Chris Somers, an ecologist at the University of Regina, is hoping that anyone looking for good fishing holes before an upcoming walleye tournament will bring him a specimen that could be a cross between a walleye and a sauger. It's known as a saugeye.
"What we are trying to do is to get a DNA-based approach up and running to detect hybrids reliably between those two species," said Somers.
"The reason we need to do that is that after a certain number of generations of interbreeding, you can't reliably detect a hybrid by eye, so you need a molecular tool to be able to positively identify something as being intermediate between the two."
Walleye don't have spots on their fins, and the bottom of their tails is lighter with a white tip. Sauger have spots all over the fins, but no light patch on the tail. A hybrid could have some or any of the characteristics.
The first step of Somers's research is to develop a detection method with DNA-based tools ready in the lab. He needs a tissue sample, like from a fin clip, to do the analysis.
"We just take a small piece of the fin from the fish and then we would extract DNA from that fin and we would use ... molecular markers, sort of like creating a barcode for the fish," he said.
"When you go to the grocery store, they scan that barcode in the laser machine there that tells you what product it is. We're creating a similar barcode with pieces of DNA that will tell us whether the fish is a walleye or a sauger or has characteristics of both."
Walleye are more of a lake or deep-water fish, while sauger are usually in turbid or flowing waters, such as rivers.
When the two environments come together — for example, at the spot where the South Saskatchewan River flows into Lake Diefenbaker — they can interbreed to create the saugeye.
Somers says anglers have been speculating about how long saugeye have been around "ever since the first lure went in the water in Canada." What's not clear is how often the two species merge and what role the hybrids play in the fishery or in changing the ecology of fish.
"I don't think anybody is really 100 per cent sure what the consequences of hybridization are," said Somers.
"But some of the things that they might be are a change, for example, in the way that the hybrid fish grows compared with either of the parent strains."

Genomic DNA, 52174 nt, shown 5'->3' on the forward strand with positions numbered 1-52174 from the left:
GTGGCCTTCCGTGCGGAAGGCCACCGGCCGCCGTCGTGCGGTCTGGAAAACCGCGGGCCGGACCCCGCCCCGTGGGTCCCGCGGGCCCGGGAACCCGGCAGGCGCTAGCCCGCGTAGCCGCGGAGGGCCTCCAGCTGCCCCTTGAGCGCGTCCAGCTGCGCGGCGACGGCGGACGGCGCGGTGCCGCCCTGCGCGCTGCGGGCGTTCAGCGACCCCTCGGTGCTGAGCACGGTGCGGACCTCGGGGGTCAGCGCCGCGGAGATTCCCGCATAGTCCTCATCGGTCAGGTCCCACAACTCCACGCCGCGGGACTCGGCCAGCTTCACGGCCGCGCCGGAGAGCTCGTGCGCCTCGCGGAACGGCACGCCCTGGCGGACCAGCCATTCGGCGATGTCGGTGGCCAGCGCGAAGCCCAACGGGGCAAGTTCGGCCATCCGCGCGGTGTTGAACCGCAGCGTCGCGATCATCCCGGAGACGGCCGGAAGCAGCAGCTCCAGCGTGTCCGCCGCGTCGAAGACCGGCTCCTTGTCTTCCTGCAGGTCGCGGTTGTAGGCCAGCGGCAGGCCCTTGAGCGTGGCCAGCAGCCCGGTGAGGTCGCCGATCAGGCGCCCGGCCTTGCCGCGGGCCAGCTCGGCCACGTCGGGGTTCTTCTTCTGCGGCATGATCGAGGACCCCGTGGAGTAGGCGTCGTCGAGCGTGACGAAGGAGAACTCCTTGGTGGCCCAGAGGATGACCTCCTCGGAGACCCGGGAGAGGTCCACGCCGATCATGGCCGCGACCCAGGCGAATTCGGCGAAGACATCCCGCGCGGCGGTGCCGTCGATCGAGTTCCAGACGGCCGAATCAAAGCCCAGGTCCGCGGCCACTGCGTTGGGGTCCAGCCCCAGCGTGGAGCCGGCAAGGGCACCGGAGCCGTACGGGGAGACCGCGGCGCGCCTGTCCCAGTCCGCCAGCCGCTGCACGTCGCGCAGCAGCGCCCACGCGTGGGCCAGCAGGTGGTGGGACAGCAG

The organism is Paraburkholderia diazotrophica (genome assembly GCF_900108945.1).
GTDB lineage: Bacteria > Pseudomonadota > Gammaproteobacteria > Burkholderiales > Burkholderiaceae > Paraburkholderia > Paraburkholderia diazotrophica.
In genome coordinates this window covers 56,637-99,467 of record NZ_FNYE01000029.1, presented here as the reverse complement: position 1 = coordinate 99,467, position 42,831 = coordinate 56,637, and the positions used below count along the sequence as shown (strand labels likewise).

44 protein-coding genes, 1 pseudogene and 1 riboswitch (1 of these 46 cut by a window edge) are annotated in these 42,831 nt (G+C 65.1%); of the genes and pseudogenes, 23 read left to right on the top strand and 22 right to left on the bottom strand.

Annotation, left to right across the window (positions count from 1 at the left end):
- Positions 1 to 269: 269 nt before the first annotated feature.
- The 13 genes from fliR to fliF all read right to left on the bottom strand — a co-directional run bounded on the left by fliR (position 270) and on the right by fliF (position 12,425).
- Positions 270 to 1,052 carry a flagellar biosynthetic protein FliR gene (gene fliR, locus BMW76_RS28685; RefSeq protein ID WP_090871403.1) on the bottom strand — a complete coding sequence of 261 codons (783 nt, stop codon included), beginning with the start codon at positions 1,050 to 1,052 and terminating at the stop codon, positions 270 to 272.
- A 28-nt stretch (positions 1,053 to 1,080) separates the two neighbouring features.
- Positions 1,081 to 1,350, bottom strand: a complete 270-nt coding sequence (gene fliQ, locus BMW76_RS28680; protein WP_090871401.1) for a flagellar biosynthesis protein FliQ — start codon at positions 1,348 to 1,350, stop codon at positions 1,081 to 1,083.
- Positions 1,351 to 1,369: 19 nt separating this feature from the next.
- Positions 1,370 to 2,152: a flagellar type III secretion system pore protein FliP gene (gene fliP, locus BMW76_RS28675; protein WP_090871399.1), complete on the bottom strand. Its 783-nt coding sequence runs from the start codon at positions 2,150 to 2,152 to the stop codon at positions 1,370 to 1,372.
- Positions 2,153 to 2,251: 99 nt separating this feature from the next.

Somers said sauger are a smaller fish that don't get as big as walleye. That would suggest it's possible that hybridization is reducing the growth rate of the intermediate fish that would be less prized by anglers as a result.
"The other possibility is that the hybrids may be less fertile than their parent forms and so, if you have a lot of hybridization occurring, you might actually get fewer offspring produced, and therefore a reduction in productivity of the fish population and ultimately fewer fish in hybrid zones."
Somers and research staff plan to be stationed at the boat launch in Saskatchewan Landing Provincial Park on Thursday and Friday, the pre-fishing period for a big walleye tournament taking place next weekend.
He would like anglers to bring him live fish so a fin clip can be taken. The fish would be returned to the fisherman or released. The other option is to store a dead fish on ice until a sample can be taken. Anglers can still fillet and eat the fish afterward.
"We'll be able to take a look at the fish and ask anglers what they think it is. Is it a walleye? Is it a sauger? Is it a saugeye?
"And then we can start to do a genetic analysis to basically demonstrate one way or the other what the fish was," said Somers.
"I fully expect that anglers will have probably a pretty good feel for the obvious hybrids, but the ones that are a little bit more tricky to tell, that's where I think it's going to get very interesting."